Barsetshire is recovering from the War in this 1951 novel in the series which delves into the lives of the gentry and minor aristocracy of a mythical English county. For those familiar with the books of Angela Thirkell, this late volume in the set of books featuring a number of families, friends and complicated connections is a welcome round up to many characters’ stories. However, those who are new to the books or have picked up this particular episode will be able to enjoy it for its own merits. I think that it is particularly strong on certain characters’ narrative; certainly Thirkell takes the opportunity to find and develop certain romances that have featured in past books, if only by hints and suggestions. The Duke’s Daughter of the title is Lady Cora, a naturally beautiful and capable young woman who has had to come to terms with her family’s relative poverty: as with several families in the area staying in the large ancestral home is difficult if not impossible, several individuals realise that theirs is the last generation to live in the large house. Moreover, some adult children are discovering that the single life is no longer enough.
The recent War has left its mark on the area. Clothes, houses and gardens are shabby, petrol is still restricted and food is not plentiful in many homes. Despite this, events like the Archeological meeting still draws in the crowds of people having the same conversations as the previous years with the same people. There is much here about a boys’ school run by Phillip and Leslie, the latter being a war widow who has married the Headmaster. Cora herself has had sad losses; a brother and male friends who were possibly very special to her. There is Tom Grantly, whose war was testing and who has found difficulty in settling after returning from University, his time working with Martin and Emmy on one of the estates was abandoned as he moved onto a government job. His hatred of Geoffrey Harvey who is generally unpopular means that Tom is having a hard time, and is struggling with other aspects of his life. Cecil Waring has returned from War to his inheritance of a large house and much else. Clarissa is still missing her beloved grandmother Lady Emily, and is going through a difficult stage. Oliver Marling still admires Jessica Dean, and it is in this book that he discovers there may be other possibilities.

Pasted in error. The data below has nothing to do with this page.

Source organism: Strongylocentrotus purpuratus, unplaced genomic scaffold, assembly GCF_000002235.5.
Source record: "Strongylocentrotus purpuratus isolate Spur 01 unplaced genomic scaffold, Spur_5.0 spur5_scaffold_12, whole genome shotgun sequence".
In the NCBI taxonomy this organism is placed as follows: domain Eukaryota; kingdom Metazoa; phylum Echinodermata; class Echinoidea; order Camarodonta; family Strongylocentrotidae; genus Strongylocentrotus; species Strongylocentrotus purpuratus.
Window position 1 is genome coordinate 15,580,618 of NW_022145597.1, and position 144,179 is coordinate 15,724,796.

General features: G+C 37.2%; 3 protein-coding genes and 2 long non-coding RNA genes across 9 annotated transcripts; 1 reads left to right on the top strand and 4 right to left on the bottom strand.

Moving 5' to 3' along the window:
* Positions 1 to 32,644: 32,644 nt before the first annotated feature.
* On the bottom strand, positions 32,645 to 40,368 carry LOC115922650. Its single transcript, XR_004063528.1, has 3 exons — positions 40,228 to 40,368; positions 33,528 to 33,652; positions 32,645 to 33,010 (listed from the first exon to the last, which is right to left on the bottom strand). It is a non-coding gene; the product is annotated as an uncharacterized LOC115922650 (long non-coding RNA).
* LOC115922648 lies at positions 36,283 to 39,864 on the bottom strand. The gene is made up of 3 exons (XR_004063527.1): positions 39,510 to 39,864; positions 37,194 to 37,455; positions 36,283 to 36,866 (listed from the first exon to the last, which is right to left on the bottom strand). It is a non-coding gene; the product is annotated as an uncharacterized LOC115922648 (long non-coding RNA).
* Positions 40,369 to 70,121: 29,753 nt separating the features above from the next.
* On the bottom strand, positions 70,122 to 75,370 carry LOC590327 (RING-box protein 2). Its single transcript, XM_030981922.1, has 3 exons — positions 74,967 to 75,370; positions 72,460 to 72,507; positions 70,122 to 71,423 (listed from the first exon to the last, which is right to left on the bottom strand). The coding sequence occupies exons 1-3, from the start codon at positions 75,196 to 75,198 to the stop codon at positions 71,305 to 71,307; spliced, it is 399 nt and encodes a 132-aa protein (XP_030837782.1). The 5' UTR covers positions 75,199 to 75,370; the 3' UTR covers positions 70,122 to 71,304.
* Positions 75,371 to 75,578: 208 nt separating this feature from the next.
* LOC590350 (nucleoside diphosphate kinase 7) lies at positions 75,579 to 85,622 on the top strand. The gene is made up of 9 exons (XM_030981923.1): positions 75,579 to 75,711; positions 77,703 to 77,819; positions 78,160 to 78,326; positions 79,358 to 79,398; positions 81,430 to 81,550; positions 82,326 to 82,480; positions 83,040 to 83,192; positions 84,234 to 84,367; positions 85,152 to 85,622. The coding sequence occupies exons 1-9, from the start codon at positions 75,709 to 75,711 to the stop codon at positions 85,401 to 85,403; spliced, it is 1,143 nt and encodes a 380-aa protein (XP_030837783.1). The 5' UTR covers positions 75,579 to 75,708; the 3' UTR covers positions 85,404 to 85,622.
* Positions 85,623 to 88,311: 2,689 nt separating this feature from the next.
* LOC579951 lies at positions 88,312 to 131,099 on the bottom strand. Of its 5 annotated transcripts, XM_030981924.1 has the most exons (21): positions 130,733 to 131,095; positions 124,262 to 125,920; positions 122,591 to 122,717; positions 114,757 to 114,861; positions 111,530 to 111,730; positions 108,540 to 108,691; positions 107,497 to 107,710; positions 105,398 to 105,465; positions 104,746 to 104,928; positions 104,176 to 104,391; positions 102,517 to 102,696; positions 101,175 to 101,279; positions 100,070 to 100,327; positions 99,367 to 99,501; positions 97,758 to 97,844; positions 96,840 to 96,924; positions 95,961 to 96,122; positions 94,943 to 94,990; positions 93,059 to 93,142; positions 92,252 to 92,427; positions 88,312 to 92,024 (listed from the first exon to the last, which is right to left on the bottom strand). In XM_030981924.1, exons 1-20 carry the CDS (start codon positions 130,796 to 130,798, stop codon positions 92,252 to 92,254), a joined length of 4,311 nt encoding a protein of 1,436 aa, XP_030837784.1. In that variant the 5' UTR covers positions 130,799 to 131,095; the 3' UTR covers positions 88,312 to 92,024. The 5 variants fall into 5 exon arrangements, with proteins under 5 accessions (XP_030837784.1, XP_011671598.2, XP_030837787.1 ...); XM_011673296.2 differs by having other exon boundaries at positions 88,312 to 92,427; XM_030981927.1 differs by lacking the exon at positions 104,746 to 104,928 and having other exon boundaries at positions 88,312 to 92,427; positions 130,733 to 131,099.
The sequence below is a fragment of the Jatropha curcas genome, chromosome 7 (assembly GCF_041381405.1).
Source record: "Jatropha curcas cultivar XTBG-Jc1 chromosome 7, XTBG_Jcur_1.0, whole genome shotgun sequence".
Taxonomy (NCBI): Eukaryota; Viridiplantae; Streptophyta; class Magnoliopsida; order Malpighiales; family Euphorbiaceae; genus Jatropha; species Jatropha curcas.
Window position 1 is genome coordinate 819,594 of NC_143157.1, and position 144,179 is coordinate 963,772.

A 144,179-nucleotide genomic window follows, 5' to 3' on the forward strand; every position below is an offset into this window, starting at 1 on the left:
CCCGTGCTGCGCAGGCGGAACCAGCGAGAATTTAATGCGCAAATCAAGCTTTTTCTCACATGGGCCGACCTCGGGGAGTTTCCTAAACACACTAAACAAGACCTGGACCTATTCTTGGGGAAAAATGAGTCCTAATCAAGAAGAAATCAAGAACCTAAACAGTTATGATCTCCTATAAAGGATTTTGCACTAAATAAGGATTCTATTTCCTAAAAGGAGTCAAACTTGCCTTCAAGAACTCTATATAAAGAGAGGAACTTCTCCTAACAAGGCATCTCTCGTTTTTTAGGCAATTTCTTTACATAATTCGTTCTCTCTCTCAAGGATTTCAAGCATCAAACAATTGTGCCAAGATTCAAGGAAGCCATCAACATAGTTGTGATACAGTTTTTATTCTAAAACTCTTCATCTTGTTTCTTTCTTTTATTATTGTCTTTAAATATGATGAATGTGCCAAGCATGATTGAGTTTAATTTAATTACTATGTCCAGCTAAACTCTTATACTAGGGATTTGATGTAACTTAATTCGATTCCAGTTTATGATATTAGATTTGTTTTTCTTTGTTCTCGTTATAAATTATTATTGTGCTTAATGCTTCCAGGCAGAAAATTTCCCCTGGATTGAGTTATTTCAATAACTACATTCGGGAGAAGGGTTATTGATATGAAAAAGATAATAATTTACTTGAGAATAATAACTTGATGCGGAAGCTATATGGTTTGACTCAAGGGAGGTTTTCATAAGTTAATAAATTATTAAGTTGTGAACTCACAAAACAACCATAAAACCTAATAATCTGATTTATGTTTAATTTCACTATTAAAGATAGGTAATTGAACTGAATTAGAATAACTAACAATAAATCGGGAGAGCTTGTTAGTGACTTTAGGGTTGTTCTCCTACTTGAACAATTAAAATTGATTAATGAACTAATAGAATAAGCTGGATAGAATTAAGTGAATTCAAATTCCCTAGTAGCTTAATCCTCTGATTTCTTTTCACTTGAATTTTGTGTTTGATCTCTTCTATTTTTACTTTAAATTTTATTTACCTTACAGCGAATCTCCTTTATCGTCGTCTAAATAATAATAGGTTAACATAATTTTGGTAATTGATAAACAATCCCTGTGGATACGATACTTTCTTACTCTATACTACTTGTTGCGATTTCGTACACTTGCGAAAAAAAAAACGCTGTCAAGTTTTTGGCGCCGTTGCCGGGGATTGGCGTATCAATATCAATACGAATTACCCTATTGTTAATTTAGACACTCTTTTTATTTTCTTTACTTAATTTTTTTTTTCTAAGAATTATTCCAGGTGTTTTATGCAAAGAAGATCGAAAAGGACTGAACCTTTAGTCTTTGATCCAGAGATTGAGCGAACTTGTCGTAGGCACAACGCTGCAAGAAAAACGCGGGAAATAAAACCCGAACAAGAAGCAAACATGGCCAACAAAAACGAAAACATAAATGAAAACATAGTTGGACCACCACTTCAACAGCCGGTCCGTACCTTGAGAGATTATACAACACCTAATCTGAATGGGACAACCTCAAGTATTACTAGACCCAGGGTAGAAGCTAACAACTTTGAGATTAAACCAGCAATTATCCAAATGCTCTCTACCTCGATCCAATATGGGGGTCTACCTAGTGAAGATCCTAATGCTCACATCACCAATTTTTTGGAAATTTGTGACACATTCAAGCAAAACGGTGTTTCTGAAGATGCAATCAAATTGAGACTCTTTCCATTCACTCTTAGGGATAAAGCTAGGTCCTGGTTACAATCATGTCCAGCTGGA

Anthony Trollope readers will notice names from his Barsetshire books of the families which still pop up in these books. This is a wonderful collection of people and their stories as they move together and apart, discover new things about each other and their homes, choose their jobs and occupations, cope with the daily challenges of lives on the land and in some of the schools and businesses. There are children and babies, new generations to discover. I really enjoyed this book, if only because towards the end there is an accounting for many characters. Some issues are resolved after several books, while there are references to characters who do not appear in this volume who have been important before or will be again. I think this book is a good accounting of the fates of many, while cleverly leaving other strands and characters still to be dealt with in later books. I believe this book can be read out of order and still enjoyed, but also works well as places and people are referred to that will please those who have encountered the other books, as even quite minor characters get their moments. It may be a more difficult to obtain book, but would repay the effort handsomely if copies can be tracked down.
The above review is the latest in a series of reviews of Angela Thirkell’s Barsetshire novels. I still have about ten to review I believe, so it will keep me going for a while! If you wish to seethe others, just tap on Thirkell’s name in the Categories column. I am still aiming for a review a day over the foreseeable future, though there will be some very different books from the above, I hope to suggest some lighter reads (or at least newer books).